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ISPs step in to supply DNSChanger safety net

Not going dark, after all

Website security in corporate America

The DNSChanger Working Group's replacement DNS servers were taken offline as scheduled on Monday, 9 July.

However, rather than leaving an estimated 300,000 machines without internet services it seems that many ISP have configured their own substitute DNS servers, so that at least some pox-ridden machines still have a safety net.

What this means is that "infection count continues to decrease without a major crisis in support calls," according to a blog post by net security firm F-Secure. The Finnish security firm fielded three DNSChanger support queries of its own on Monday.

DNSChanger screwed the domain name system (DNS) settings of infected machines, redirecting surfers to dodgy websites as part of a long-running cybercrime. The FBI dismantled the botnet's command-and-control infrastructure back in November, as part of Operation GhostClick.

The takedown would have left compromised Windows machines without the ability to reach services that resolved domain names into IP addresses, leaving them effectively cut off from the net. A court order, twice extended, allowed the Feds to set up replacement DNS Servers. This provision was allowed to die off on Monday, but even after months in which to act – and more latterly warnings from Google and Facebook – a minority of machines remained infected.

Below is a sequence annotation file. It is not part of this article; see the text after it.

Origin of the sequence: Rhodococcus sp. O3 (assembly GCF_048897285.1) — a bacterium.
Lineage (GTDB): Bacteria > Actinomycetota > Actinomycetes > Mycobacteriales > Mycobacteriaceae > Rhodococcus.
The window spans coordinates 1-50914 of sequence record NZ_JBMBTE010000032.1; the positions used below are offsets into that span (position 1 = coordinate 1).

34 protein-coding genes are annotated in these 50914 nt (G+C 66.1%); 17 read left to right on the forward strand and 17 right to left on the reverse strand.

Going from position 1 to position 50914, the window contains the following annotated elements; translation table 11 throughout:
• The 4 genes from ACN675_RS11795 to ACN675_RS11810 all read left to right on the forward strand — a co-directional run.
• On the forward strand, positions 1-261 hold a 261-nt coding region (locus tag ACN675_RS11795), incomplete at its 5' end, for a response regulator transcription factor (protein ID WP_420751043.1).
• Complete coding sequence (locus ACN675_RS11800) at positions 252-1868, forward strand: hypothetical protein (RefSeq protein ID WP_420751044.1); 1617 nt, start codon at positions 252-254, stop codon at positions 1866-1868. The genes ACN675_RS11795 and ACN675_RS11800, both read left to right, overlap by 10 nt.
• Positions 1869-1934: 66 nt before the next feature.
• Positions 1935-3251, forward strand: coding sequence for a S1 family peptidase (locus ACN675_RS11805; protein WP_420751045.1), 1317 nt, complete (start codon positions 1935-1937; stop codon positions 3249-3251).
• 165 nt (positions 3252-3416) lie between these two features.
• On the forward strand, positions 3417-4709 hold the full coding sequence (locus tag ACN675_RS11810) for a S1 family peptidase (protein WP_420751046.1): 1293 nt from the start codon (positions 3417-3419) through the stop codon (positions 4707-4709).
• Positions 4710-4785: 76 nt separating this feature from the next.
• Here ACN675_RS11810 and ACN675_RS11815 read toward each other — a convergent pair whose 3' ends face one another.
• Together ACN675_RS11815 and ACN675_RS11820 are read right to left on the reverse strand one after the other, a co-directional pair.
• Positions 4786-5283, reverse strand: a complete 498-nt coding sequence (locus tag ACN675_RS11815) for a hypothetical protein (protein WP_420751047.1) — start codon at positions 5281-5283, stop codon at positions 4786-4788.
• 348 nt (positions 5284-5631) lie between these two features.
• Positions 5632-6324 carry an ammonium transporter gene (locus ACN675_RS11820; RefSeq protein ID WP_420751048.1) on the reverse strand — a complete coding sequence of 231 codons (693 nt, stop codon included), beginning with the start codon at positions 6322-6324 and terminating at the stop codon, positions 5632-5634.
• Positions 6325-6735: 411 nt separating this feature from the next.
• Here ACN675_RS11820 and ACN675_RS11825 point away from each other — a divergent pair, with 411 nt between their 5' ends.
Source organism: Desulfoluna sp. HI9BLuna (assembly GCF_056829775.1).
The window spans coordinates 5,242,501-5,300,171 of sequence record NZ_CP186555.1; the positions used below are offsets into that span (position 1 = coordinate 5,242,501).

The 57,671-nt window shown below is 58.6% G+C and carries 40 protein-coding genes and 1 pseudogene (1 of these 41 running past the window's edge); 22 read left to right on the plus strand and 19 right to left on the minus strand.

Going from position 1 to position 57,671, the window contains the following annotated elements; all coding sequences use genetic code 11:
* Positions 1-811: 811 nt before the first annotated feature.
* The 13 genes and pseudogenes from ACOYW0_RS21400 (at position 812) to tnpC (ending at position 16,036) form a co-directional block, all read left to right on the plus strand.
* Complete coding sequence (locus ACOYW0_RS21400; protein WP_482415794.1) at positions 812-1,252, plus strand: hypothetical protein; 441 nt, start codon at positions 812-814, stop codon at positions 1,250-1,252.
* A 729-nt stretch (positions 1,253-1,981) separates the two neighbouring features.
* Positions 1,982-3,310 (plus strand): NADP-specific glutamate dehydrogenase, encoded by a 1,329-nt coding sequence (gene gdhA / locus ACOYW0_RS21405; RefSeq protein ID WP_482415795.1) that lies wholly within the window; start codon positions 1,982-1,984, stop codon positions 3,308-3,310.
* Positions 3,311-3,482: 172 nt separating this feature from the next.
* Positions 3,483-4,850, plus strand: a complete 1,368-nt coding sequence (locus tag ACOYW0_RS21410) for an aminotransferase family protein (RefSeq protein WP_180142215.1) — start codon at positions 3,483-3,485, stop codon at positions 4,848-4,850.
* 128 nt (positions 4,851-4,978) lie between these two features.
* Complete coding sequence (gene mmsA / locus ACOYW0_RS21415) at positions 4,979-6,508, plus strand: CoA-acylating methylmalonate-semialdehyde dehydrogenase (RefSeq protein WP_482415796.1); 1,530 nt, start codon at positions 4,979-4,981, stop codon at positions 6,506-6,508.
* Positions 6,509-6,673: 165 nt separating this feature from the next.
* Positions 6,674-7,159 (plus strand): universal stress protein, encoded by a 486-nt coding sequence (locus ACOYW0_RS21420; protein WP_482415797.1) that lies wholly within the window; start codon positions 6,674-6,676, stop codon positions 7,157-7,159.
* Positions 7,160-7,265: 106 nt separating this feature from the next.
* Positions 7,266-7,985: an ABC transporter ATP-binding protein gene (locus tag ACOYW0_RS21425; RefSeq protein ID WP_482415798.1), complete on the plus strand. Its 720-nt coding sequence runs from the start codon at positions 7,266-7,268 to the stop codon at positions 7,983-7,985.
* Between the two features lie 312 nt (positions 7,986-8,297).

More than four million Windows PCs were infected by DNSChanger. This figure has dropped to below 270,000 or lower over the weekend (estimates vary).

Sean Sullivan, security advisor at F-Secure said: "According to the latest IP count, the number of affected users in the UK has dropped to just 13,832, down from 19,589 on June 11. Clearly, the publicity surrounding the deadline has helped to raise awareness and the message is getting through that users need to clean up their computers.

"What we have seen is that some large Internet Service Providers have set up their own substitute DNS servers so their customers can stay online," Sullivan said. "So, despite the FBI being out of the game, that doesn’t necessarily mean that customers will be cut-off. It won't solve the problem completely though, and these users will find that they can't access the internet on their laptops from a Wi-Fi hotspot or friend's house."

Clean-up instructions and more background on the history of the malware and the operation that dismantled the huge cybercrime operation that exploited it can be found on the DNSChanger Working Group website here. ®

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